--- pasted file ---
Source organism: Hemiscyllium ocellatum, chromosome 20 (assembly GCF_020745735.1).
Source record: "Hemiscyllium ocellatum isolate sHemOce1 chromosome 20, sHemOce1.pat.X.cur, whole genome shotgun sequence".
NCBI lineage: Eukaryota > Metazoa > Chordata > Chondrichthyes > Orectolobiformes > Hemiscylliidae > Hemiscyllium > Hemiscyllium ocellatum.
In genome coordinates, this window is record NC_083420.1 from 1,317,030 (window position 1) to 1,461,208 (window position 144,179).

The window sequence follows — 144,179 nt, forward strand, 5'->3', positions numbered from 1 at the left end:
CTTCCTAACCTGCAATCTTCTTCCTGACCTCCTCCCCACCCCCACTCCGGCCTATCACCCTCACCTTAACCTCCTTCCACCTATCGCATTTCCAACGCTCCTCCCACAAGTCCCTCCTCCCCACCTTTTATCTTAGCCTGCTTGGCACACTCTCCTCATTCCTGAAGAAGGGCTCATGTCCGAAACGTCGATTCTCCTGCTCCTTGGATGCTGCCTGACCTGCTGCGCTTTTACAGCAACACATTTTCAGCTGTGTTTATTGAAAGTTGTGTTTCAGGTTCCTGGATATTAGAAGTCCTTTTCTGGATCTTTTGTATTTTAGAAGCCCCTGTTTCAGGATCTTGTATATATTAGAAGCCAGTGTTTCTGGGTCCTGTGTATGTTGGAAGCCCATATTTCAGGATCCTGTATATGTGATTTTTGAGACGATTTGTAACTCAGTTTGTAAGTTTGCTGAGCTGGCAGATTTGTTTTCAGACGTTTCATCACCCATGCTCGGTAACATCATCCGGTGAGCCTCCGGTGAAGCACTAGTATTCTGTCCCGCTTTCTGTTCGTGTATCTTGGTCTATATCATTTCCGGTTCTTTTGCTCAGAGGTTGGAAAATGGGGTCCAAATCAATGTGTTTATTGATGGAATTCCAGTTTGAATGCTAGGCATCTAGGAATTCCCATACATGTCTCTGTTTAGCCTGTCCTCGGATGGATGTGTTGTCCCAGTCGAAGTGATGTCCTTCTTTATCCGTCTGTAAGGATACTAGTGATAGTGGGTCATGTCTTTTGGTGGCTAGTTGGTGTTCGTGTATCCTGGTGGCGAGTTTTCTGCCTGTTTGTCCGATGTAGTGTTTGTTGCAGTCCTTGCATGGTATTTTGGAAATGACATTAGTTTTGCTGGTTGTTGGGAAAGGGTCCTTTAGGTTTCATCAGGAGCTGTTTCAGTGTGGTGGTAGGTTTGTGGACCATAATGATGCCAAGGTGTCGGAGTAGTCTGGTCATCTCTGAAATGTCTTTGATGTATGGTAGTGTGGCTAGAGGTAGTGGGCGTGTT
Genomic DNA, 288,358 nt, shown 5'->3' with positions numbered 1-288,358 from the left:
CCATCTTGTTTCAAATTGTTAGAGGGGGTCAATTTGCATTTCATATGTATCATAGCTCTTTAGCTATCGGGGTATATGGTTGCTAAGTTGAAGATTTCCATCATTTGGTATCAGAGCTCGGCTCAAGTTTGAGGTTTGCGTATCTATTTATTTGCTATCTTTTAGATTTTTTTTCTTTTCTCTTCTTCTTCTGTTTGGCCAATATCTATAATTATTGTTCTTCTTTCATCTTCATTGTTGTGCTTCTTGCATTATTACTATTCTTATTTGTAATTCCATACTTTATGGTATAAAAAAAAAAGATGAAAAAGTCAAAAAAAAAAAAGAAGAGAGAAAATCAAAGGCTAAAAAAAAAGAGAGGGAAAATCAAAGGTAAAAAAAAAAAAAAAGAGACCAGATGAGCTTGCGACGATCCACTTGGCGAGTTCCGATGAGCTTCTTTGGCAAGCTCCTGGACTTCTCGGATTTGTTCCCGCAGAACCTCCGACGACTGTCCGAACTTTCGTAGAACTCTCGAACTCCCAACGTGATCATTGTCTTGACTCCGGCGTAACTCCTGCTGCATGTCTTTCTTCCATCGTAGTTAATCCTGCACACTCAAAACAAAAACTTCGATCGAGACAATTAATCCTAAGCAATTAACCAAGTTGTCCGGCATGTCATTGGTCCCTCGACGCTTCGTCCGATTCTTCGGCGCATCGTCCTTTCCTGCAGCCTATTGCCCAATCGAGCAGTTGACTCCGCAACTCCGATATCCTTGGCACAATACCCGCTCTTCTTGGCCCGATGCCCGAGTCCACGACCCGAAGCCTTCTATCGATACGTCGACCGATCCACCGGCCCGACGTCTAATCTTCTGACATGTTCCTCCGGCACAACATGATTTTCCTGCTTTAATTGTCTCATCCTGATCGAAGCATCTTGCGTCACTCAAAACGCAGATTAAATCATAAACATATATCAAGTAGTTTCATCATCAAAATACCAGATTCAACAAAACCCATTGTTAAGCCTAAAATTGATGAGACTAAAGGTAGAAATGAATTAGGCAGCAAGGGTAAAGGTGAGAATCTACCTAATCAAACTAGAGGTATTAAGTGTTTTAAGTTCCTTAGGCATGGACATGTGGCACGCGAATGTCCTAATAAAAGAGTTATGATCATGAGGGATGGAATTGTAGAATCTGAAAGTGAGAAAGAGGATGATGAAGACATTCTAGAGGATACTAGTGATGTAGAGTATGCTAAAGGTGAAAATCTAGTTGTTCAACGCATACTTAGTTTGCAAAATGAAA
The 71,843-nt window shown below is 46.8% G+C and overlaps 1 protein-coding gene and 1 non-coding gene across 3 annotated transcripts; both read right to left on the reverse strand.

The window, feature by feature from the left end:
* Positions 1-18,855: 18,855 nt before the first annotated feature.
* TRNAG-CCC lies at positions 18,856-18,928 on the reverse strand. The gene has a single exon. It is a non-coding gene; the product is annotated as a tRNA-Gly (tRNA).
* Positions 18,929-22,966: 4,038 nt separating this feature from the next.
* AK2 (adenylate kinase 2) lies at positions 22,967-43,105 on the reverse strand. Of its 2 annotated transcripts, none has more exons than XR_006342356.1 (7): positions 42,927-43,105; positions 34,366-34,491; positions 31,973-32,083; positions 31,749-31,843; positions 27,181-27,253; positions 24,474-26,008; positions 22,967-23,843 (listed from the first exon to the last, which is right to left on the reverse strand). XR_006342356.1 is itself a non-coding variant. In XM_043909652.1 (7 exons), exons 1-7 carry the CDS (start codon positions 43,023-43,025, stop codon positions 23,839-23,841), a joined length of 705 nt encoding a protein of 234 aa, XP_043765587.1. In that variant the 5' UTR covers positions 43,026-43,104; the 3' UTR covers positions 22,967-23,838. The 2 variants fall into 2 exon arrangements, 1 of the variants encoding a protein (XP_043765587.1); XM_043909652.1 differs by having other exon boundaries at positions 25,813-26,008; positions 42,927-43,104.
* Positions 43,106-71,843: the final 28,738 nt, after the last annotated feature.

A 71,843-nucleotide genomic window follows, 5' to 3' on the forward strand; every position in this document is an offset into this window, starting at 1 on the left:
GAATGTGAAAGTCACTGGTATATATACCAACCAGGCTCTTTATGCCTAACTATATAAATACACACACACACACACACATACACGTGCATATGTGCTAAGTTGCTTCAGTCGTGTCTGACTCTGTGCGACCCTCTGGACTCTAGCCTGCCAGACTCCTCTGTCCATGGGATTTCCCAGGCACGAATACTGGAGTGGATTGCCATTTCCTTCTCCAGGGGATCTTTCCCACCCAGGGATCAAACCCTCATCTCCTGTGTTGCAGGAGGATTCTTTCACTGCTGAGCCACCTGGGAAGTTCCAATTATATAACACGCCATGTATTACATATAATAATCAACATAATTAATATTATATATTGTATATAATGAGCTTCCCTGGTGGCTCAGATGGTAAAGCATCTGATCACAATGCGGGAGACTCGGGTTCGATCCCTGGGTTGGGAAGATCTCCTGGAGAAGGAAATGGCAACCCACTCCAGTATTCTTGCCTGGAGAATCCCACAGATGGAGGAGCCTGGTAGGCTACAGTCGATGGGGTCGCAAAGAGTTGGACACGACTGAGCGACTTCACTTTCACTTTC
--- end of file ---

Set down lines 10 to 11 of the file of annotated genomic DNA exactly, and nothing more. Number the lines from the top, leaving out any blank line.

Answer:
The window, feature by feature from the left end:
* Positions 1-18,855: 18,855 nt before the first annotated feature.